I expected the snowmobile to make some bratty exhaust noise and steer more like a barge than a motorbike. The full body workout required to drive it, however, came as a surprise.
I'd made my way to Seeley Lake with Drew Dolan and Katy Garton to ride some 12 miles up snow-packed forest roads to the base of 8,300-foot Pyramid Peak, where we planned to park, step into our skis and skin up some 3,000 vertical feet to the summit, with Headwall photo editor Chad Harder capturing the day on camera. The payoff would be idyllic powder turns slashed across the glorious west face. Over cheeseburgers and beer at the end of our day, I would whip out the Headwall credit card and feel myself bursting with heroic achievement, adding a solid entry to my backcountry resumé: Sledneck Backcountry Skier. At least, that's how I imagined it.
I am nothing if not a man of grand vision.
But just two minutes into the day, as I struggled to gas my rented snowmobile over a slippery, foot-high berm on the back streets of town, I was already guessing that a different narrative might emerge. The real story would tell whether I would hold it together long enough to get to the mountain and back in one piece.
Dolan, an avid sledder who once-upon-a-time competed in the U.S. Extreme Freeskiing Championships, carted two snowmobiles from Missoula for himself and Garton to ride. I shelled out for a pair of Polaris RMK 600s at Seeley Sport Rentals for the Headwall crew. I'd never even touched a snowmobile before. I had only a vague idea how they worked. Did they have gears? Brakes? Cup-holders?
They looked simple enough: a long seat set above a paddled track; handlebars; an ergonomic lever on the right grip for the throttle. After a five-minute orientation that included instructions to make a call if we broke down, we lit off straight from the shop.
In truth, the icy berm impeding my way out of town held me up for less than a minute. With encouragement from the others, I screwed up the nerve to get aggressive on the throttle and muscle across to reach the sled trail leading out of town. Once on the well-established route, I quickly got busy getting a feel for the machine, testing the acceleration, the steering, and the brakes (on the left grip). There was really nothing to it.
Except for the work.
Snowmobiles haul ass. They can also careen. They slip and wallow. And above all, they bounce—especially on heavily washboarded thoroughfares like the road to Pyramid Peak.
The strain settled mostly into my hips and lower back. With feet and ankles locked into heavy plastic ski boots, the seat too low and the ride too harsh to comfortably sit while moving, I fidgeted constantly in search of an optimized posture and found none. I tried riding on one knee. I tried the other knee. I tried both knees. I tried to sit. I tried to stand. My body spent most of the trip bent in a semi-athletic crouch, hands wide and shoulders wrestling for command of the squirrelly runners. My legs took the brunt of the punishment, absorbing the terrain so my spine could be spared. A fleeting 60 mph snort down a long, flat straightaway briefly displaced the steady exertion with what could easily have become an exhilarating yet terminal cartwheel. But by the time we reached the start of the serious incline, about six miles in, the washboards had grown as big as fallen tree trunks, and each one exacted a toll.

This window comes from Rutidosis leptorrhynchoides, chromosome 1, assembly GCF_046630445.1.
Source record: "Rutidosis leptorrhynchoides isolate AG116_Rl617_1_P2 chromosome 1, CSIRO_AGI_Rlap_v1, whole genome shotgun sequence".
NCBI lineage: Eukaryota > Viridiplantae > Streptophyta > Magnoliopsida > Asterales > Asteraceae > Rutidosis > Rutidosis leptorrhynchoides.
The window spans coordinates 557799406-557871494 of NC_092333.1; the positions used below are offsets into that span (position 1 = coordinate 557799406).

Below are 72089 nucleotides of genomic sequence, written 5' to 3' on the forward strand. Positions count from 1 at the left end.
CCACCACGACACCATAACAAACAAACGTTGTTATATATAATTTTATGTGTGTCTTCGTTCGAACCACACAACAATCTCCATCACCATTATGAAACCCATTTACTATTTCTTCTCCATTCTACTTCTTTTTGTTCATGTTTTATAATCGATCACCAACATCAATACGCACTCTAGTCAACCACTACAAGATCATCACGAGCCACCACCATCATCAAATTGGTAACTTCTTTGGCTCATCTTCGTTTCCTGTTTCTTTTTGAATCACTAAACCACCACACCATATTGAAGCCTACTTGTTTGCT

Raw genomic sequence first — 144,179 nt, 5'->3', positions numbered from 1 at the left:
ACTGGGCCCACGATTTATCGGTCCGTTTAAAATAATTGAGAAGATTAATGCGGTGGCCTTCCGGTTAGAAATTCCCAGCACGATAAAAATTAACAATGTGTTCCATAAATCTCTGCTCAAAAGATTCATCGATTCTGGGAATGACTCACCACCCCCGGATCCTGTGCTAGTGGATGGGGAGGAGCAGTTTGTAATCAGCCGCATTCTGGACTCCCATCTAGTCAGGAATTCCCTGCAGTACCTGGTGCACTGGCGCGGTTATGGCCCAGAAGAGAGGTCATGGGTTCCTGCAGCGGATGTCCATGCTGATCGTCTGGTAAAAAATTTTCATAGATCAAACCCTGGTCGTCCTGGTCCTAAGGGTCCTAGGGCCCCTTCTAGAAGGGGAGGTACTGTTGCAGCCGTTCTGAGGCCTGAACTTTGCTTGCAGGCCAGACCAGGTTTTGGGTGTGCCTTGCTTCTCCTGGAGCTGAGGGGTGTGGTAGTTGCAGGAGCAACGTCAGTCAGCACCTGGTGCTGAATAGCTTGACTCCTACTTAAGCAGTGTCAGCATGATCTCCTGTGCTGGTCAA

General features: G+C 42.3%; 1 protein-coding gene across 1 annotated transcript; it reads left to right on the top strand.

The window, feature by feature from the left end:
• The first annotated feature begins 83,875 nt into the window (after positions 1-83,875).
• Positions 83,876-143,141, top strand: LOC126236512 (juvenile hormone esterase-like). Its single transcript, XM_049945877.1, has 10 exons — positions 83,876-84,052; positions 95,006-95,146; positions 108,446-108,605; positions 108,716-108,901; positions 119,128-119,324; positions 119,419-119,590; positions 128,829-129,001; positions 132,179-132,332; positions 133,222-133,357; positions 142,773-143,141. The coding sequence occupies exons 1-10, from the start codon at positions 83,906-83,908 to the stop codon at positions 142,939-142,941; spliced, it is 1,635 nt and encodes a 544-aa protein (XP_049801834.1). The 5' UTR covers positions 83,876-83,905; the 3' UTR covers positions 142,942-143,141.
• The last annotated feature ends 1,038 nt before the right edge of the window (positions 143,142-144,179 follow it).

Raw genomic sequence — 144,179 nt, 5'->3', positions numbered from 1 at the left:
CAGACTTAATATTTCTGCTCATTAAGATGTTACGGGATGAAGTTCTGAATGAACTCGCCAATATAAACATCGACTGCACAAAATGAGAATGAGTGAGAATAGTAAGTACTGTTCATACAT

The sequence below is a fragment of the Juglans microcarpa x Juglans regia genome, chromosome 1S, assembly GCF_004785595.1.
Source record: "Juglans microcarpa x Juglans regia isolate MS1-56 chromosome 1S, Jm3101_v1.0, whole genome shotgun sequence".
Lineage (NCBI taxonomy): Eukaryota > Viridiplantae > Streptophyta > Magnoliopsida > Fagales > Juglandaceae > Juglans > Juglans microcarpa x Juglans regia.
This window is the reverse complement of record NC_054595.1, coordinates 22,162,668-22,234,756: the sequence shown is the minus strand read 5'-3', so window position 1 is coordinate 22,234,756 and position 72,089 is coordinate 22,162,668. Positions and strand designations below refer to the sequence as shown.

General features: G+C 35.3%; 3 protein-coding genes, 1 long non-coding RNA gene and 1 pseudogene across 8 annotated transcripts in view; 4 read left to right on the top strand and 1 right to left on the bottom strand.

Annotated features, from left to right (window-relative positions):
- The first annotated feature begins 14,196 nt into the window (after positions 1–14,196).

Some nine miles from town, we reached the Pyramid Pass trailhead, where the road gave way to a narrow trough packed down by previous travelers—a three-mile bobsled run through the woods. I cruised cautiously along, ducking limbs and feathering the accelerator to keep from leaping out of the tight track.
If it were easier to ski the dozen miles to the base of Pyramid Peak, that's what folks would do, but it's not—not by a long shot. And when we suddenly emerged from the dense timber, I instantly recognized why it's so worth getting there.
Before us spread a huge southwest-facing bowl, blanketed in snow. Fingers of forest crept up the bottom half of the slope to separate the lower reaches into distinctive descent options. Up higher, stunted firs caked in white looked more like dessert than woody flora, with vanilla icing layered on so thick you could almost imagine the taste of a big, messy bite. Old Man Winter kept a supremely decadent palace here. And we could ski it.
Or, as others might prefer, snowboard it. We'd heard back in town that some local fellas had made camp at the base of the peak. We found their shelter, a crude hovel constructed of scrap lumber loosely covered with remnants of industrial plastic wrap, tucked under a protective canopy of the forest at the bottom of the run out. If the mountain was winter's mansion, their camp was like a dung hut lumped outside the gate—party central for the shredheads of the Swan Range.
We parked our rigs, and as we kitted up to start skinning we watched one of them high-marking a steep pitch just above us on his sled. We didn't entirely mind the company. We could see slithering tracks descending the upper reaches of the peak, and their presence reassured us about the snow stability. If anything on that mountain was going to slide, it would likely have come down on those guys by now.